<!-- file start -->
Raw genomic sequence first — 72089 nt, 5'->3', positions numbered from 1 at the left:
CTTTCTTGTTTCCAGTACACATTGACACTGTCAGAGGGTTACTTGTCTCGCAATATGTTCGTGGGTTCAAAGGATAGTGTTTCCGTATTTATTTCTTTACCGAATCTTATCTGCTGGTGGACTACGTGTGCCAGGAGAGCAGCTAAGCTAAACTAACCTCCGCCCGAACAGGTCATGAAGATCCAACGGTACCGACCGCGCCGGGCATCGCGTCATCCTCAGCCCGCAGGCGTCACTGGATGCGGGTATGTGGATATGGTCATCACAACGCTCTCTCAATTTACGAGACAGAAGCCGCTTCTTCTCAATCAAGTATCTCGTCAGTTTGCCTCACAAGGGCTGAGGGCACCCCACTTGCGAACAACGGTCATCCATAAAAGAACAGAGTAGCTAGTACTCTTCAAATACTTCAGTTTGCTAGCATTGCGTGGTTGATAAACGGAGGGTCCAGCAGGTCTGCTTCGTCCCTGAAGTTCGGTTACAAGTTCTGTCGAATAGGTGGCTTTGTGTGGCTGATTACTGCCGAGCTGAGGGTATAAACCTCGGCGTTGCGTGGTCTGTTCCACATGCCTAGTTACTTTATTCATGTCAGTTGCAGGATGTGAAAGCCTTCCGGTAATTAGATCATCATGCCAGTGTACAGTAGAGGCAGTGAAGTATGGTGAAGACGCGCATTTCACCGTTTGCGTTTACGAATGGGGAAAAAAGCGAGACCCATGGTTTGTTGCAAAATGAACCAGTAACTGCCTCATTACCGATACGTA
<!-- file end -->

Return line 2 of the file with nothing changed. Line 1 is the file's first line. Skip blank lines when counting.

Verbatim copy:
CTTTCTTGTTTCCAGTACACATTGACACTGTCAGAGGGTTACTTGTCTCGCAATATGTTCGTGGGTTCAAAGGATAGTGTTTCCGTATTTATTTCTTTACCGAATCTTATCTGCTGGTGGACTACGTGTGCCAGGAGAGCAGCTAAGCTAAACTAACCTCCGCCCGAACAGGTCATGAAGATCCAACGGTACCGACCGCGCCGGGCATCGCGTCATCCTCAGCCCGCAGGCGTCACTGGATGCGGGTATGTGGATATGGTCATCACAACGCTCTCTCAATTTACGAGACAGAAGCCGCTTCTTCTCAATCAAGTATCTCGTCAGTTTGCCTCACAAGGGCTGAGGGCACCCCACTTGCGAACAACGGTCATCCATAAAAGAACAGAGTAGCTAGTACTCTTCAAATACTTCAGTTTGCTAGCATTGCGTGGTTGATAAACGGAGGGTCCAGCAGGTCTGCTTCGTCCCTGAAGTTCGGTTACAAGTTCTGTCGAATAGGTGGCTTTGTGTGGCTGATTACTGCCGAGCTGAGGGTATAAACCTCGGCGTTGCGTGGTCTGTTCCACATGCCTAGTTACTTTATTCATGTCAGTTGCAGGATGTGAAAGCCTTCCGGTAATTAGATCATCATGCCAGTGTACAGTAGAGGCAGTGAAGTATGGTGAAGACGCGCATTTCACCGTTTGCGTTTACGAATGGGGAAAAAAGCGAGACCCATGGTTTGTTGCAAAATGAACCAGTAACTGCCTCATTACCGATACGTA